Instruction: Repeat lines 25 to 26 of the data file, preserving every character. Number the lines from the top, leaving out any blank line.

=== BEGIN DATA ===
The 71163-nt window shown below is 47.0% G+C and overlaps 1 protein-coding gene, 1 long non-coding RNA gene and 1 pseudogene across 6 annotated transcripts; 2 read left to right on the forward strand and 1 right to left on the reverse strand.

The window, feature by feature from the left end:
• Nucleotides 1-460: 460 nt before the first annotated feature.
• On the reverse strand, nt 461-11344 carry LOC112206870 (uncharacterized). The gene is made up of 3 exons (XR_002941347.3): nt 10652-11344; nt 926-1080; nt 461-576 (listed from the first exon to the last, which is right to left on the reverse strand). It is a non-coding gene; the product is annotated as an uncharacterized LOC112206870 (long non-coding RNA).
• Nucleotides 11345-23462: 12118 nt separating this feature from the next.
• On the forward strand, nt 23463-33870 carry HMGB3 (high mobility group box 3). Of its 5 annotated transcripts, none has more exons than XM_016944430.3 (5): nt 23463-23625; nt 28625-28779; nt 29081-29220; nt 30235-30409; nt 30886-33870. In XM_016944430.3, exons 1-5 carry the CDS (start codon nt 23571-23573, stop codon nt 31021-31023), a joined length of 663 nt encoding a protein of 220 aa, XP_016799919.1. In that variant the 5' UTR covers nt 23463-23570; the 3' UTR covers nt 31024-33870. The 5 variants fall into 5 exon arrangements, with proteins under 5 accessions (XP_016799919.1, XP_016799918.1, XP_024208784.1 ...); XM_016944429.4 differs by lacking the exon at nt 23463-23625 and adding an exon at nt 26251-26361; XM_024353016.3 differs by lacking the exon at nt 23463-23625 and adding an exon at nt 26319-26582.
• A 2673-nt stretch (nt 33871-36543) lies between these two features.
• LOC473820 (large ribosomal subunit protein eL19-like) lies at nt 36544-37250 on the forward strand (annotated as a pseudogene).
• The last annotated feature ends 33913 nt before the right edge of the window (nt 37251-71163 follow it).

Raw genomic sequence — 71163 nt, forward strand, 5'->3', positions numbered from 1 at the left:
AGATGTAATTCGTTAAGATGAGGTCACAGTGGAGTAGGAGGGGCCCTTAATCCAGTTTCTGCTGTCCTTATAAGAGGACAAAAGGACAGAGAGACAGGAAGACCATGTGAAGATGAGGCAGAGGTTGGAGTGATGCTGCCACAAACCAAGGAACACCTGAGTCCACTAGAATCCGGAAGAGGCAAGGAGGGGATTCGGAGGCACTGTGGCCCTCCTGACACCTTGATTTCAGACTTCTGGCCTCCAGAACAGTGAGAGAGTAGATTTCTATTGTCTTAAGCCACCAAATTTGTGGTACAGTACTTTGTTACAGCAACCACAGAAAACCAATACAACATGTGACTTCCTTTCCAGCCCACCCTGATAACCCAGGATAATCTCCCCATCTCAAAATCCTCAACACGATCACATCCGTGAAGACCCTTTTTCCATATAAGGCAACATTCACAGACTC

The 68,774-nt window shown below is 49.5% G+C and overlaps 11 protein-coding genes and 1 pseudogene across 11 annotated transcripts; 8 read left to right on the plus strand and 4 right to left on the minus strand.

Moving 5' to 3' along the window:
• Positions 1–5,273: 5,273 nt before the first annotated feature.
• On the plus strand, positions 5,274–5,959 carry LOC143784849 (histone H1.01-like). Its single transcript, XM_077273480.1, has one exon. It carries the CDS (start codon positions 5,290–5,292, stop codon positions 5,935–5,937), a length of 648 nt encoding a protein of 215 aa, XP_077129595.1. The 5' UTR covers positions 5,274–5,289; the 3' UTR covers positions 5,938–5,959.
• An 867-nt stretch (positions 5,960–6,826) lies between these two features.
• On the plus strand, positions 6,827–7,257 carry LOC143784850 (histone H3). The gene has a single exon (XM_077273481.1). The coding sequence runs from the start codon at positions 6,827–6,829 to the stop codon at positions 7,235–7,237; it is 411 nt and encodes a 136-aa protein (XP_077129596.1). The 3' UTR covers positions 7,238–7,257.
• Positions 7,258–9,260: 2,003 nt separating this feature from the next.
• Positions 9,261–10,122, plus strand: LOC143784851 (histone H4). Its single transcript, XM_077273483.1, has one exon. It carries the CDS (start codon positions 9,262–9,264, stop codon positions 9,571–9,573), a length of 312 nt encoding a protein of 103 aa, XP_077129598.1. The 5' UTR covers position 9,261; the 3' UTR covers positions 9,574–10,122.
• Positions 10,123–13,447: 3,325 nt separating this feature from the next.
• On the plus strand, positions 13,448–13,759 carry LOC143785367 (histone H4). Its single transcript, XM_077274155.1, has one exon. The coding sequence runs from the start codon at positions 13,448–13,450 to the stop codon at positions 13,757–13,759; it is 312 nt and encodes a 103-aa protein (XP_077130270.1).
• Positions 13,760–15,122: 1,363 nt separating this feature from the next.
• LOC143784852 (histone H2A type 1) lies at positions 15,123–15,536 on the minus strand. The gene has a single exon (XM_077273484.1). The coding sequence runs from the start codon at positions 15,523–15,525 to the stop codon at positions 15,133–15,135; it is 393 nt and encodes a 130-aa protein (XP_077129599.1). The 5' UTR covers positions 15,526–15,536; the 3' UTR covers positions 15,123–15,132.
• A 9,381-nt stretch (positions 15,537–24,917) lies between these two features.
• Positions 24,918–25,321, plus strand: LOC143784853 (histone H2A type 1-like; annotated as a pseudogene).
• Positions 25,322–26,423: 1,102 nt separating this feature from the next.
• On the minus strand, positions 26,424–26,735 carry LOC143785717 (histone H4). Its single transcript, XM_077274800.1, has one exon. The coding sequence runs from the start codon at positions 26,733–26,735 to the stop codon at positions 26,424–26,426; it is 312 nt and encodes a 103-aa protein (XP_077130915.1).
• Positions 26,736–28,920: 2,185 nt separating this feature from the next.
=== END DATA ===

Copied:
• Positions 24,918–25,321, plus strand: LOC143784853 (histone H2A type 1-like; annotated as a pseudogene).
• Positions 25,322–26,423: 1,102 nt separating this feature from the next.